Experts argue that the stability of the political scene in any given country requires the emergence of an echelon of politicians who become the source of a set of traditions that through time and practice are eventually part and parcel of national consciousness. Eliminating this echelon or hindering its emergence is always a priority for dictatorships and totalitarian regimes.
Following the fall of Saddam Hussein’s regime in Iraq, a political echelon emerged under very peculiar circumstances. Since for decades such an echelon was nonexistent, the new members of this echelon were brought back from exile. Those did not meet the requirements of a proper political echelon, yet there had been hopes that they will gradually develop and that new ones will emerge with better performance until political stability is gradually achieved. Yet, hopes soon dissipated as the current Iraqi regime started targeting this nascent political echelon.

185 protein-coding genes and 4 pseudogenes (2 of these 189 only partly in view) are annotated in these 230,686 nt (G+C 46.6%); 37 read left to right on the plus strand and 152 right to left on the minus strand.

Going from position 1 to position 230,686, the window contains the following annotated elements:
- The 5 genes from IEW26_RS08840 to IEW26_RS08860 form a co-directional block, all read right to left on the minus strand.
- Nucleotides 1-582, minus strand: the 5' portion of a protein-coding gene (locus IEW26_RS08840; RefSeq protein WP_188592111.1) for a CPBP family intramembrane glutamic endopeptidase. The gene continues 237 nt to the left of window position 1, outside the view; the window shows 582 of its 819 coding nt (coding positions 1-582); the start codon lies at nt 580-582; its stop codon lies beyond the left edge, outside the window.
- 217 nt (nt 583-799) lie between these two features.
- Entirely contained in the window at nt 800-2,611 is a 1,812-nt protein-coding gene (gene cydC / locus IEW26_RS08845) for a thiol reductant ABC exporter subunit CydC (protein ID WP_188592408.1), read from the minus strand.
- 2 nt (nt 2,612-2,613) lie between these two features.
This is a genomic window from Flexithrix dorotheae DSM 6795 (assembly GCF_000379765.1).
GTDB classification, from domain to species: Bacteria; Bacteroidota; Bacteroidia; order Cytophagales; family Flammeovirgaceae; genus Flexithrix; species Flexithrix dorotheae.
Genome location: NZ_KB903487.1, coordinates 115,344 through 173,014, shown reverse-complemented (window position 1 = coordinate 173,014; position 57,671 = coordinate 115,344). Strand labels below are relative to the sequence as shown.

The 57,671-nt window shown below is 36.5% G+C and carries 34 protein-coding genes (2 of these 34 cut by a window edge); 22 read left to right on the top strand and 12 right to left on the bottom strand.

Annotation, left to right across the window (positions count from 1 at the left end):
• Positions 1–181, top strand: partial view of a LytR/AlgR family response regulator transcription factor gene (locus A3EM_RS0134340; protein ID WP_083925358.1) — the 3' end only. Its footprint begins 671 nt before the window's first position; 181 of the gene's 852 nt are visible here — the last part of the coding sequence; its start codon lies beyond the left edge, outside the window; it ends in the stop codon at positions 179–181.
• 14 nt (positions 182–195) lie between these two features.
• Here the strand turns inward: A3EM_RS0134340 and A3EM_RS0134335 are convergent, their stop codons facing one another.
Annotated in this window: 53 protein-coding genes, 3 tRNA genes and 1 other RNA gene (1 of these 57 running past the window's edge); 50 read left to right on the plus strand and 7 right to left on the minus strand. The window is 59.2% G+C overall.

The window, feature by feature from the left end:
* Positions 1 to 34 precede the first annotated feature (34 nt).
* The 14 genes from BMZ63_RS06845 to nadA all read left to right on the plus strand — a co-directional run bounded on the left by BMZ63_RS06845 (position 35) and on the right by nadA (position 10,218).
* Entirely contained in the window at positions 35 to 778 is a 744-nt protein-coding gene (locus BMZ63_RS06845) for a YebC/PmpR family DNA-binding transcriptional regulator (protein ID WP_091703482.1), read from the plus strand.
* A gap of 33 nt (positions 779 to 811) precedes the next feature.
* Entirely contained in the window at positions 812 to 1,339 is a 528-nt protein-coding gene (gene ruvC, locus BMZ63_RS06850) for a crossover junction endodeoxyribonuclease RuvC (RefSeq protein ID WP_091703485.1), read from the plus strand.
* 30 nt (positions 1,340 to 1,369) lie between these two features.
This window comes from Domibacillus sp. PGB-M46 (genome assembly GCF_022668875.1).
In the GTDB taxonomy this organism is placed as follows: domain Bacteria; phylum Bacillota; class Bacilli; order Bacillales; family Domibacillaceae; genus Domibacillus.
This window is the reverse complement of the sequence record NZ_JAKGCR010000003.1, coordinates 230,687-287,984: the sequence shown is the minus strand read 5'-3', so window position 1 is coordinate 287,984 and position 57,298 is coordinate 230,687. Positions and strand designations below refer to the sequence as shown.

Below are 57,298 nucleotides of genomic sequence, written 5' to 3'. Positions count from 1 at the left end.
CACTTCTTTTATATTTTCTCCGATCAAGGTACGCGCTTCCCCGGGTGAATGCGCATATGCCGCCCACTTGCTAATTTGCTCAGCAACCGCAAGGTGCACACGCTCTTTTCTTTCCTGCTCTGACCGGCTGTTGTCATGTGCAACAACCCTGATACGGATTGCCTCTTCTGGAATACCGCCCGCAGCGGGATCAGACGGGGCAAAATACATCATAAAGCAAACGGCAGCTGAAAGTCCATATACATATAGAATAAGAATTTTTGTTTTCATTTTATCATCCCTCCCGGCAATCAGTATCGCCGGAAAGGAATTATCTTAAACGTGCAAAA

Terrorist charges leveled against Vice President Tarek al-Hashimi and Finance Minister Rafea al-Eissawi do not bode well especially that both are Sunni. The protests that erupted in al-Anbar, Samaraa and Faluja to condemn government policies were obviously sectarian in nature and calls for establishing a Sunni state in the west of Iraq are hard to miss. Add to this the statements issued by several Sunni clerics as well as threats by the Sunni-backed al-Iraqiya coalition to withdraw from politics altogether.
This is what I call playing with fire, especially in the light of the existing tension between Baghdad and Arbil and the possible ramifications of the illness of President Jalal Talibani as far as ethnic relations in the country are concerned.
The situation is aggravated by the general Sunni-Shiite tensions in the region all the way from Pakistan to Lebanon and from Bahrain to Syria. And when Turkish Prime Minister Recep Tayyip Erdoğan warned that Iraq could become another Syria, this is all the more reason to worry, regardless of the motives behind such a statement.
Such a crisis cannot be resolved through exchanging sectarian incriminations.
Sectarianism is one of the results of eliminating political echelons and aborting all attempts at creating a stable political scene.
This, unfortunately, is happening now in Iraq.
(Hazem Saghieh is a columnist at al-Hayat newspaper, where this article was first published Dec. 31, 2012)